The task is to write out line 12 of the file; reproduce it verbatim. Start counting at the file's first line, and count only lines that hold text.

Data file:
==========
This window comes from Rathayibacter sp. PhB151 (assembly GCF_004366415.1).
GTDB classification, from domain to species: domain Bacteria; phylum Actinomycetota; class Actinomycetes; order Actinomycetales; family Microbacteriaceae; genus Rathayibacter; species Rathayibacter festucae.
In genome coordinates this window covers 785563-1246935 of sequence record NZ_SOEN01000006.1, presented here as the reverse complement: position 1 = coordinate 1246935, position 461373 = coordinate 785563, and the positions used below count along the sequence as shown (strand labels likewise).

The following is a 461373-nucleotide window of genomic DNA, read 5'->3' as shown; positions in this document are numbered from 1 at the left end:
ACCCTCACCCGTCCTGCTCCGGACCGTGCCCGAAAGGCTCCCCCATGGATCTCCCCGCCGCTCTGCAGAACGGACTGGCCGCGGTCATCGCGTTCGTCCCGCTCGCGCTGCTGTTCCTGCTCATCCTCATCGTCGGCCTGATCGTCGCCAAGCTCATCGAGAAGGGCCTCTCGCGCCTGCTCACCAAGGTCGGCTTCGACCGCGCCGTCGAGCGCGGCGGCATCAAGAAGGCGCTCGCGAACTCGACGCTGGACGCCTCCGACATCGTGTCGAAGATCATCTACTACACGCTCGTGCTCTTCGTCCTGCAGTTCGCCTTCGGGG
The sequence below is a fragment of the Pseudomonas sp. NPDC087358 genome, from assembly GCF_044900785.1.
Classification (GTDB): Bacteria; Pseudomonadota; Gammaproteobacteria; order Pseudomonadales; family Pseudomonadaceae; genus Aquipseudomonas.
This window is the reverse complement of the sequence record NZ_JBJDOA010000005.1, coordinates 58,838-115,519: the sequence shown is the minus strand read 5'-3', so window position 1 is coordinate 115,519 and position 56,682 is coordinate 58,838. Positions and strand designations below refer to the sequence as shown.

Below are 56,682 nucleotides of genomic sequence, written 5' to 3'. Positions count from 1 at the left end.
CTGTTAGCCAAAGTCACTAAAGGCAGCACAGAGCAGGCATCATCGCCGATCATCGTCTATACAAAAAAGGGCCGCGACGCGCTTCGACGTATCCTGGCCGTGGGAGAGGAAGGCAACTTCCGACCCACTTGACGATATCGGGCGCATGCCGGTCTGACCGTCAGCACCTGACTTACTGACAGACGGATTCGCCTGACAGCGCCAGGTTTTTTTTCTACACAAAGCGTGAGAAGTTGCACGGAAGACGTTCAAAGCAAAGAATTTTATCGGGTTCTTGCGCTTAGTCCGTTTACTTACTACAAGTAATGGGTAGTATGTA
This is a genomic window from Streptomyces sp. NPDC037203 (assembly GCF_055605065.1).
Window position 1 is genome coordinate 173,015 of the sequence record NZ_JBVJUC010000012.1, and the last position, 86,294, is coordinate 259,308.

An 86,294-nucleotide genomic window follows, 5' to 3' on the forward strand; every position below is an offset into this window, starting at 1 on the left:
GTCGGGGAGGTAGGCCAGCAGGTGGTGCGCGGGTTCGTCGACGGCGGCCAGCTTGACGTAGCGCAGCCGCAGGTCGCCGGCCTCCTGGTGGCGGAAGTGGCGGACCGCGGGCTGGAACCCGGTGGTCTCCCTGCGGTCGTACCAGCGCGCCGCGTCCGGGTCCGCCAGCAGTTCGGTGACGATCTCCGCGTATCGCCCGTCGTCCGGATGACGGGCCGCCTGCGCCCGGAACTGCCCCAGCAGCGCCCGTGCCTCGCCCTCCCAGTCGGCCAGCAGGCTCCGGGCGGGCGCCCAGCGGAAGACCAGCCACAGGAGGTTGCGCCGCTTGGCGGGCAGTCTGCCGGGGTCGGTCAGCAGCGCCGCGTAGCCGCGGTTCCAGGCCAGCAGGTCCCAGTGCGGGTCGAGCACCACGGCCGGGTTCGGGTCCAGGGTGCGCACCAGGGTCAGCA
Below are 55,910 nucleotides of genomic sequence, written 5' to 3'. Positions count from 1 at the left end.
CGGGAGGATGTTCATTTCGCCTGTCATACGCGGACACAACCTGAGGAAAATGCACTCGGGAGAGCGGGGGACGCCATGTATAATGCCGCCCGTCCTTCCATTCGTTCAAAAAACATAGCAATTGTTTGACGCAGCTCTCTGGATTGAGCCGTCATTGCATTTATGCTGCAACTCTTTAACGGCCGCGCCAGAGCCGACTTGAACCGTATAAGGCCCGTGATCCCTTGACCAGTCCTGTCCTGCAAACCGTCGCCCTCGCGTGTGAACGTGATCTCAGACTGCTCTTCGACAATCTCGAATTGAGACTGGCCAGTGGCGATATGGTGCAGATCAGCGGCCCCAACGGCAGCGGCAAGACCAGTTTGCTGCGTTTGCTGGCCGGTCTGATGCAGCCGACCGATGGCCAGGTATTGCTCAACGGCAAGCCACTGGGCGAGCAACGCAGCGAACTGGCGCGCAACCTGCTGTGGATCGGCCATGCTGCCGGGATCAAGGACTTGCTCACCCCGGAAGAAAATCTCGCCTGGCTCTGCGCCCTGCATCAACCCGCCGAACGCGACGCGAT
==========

Window position 1 is genome coordinate 173,015 of the sequence record NZ_JBVJUC010000012.1, and the last position, 86,294, is coordinate 259,308.